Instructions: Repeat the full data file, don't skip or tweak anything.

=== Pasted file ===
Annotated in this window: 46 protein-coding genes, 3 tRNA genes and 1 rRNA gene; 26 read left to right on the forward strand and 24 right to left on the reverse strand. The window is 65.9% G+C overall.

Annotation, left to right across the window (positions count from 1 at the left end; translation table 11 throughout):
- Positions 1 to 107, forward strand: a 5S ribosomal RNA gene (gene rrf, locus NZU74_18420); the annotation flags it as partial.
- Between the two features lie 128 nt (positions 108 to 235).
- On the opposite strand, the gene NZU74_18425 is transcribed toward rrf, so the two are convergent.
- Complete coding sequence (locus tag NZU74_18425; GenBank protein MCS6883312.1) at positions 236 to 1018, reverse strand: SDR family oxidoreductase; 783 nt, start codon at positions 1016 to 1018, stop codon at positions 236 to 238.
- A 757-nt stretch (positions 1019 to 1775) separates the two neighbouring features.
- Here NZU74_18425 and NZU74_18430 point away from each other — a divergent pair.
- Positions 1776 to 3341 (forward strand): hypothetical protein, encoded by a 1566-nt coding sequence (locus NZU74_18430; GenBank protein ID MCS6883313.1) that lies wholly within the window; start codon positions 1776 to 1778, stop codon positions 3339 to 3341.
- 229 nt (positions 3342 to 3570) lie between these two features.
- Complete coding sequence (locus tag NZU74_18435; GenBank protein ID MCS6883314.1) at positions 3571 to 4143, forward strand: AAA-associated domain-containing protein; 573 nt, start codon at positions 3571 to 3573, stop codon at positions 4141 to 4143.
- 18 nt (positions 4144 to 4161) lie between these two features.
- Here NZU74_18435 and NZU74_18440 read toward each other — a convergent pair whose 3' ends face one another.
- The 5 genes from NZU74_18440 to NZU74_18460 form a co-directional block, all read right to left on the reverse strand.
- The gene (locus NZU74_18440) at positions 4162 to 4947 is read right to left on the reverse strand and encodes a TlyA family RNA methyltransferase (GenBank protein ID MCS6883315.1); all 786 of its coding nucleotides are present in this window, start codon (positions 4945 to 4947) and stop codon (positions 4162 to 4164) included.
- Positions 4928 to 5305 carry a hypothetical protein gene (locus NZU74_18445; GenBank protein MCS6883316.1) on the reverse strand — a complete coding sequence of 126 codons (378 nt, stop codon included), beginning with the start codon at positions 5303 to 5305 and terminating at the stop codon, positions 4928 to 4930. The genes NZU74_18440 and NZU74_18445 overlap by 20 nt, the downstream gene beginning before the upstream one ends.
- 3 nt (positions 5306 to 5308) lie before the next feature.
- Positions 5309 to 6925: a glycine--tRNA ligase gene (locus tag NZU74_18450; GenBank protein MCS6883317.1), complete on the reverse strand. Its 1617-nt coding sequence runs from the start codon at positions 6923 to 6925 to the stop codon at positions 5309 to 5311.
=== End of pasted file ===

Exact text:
Annotated in this window: 46 protein-coding genes, 3 tRNA genes and 1 rRNA gene; 26 read left to right on the forward strand and 24 right to left on the reverse strand. The window is 65.9% G+C overall.

Annotation, left to right across the window (positions count from 1 at the left end; translation table 11 throughout):
- Positions 1 to 107, forward strand: a 5S ribosomal RNA gene (gene rrf, locus NZU74_18420); the annotation flags it as partial.
- Between the two features lie 128 nt (positions 108 to 235).
- On the opposite strand, the gene NZU74_18425 is transcribed toward rrf, so the two are convergent.
- Complete coding sequence (locus tag NZU74_18425; GenBank protein MCS6883312.1) at positions 236 to 1018, reverse strand: SDR family oxidoreductase; 783 nt, start codon at positions 1016 to 1018, stop codon at positions 236 to 238.
- A 757-nt stretch (positions 1019 to 1775) separates the two neighbouring features.
- Here NZU74_18425 and NZU74_18430 point away from each other — a divergent pair.
- Positions 1776 to 3341 (forward strand): hypothetical protein, encoded by a 1566-nt coding sequence (locus NZU74_18430; GenBank protein ID MCS6883313.1) that lies wholly within the window; start codon positions 1776 to 1778, stop codon positions 3339 to 3341.
- 229 nt (positions 3342 to 3570) lie between these two features.
- Complete coding sequence (locus tag NZU74_18435; GenBank protein ID MCS6883314.1) at positions 3571 to 4143, forward strand: AAA-associated domain-containing protein; 573 nt, start codon at positions 3571 to 3573, stop codon at positions 4141 to 4143.
- 18 nt (positions 4144 to 4161) lie between these two features.
- Here NZU74_18435 and NZU74_18440 read toward each other — a convergent pair whose 3' ends face one another.
- The 5 genes from NZU74_18440 to NZU74_18460 form a co-directional block, all read right to left on the reverse strand.
- The gene (locus NZU74_18440) at positions 4162 to 4947 is read right to left on the reverse strand and encodes a TlyA family RNA methyltransferase (GenBank protein ID MCS6883315.1); all 786 of its coding nucleotides are present in this window, start codon (positions 4945 to 4947) and stop codon (positions 4162 to 4164) included.
- Positions 4928 to 5305 carry a hypothetical protein gene (locus NZU74_18445; GenBank protein MCS6883316.1) on the reverse strand — a complete coding sequence of 126 codons (378 nt, stop codon included), beginning with the start codon at positions 5303 to 5305 and terminating at the stop codon, positions 4928 to 4930. The genes NZU74_18440 and NZU74_18445 overlap by 20 nt, the downstream gene beginning before the upstream one ends.
- 3 nt (positions 5306 to 5308) lie before the next feature.
- Positions 5309 to 6925: a glycine--tRNA ligase gene (locus tag NZU74_18450; GenBank protein MCS6883317.1), complete on the reverse strand. Its 1617-nt coding sequence runs from the start codon at positions 6923 to 6925 to the stop codon at positions 5309 to 5311.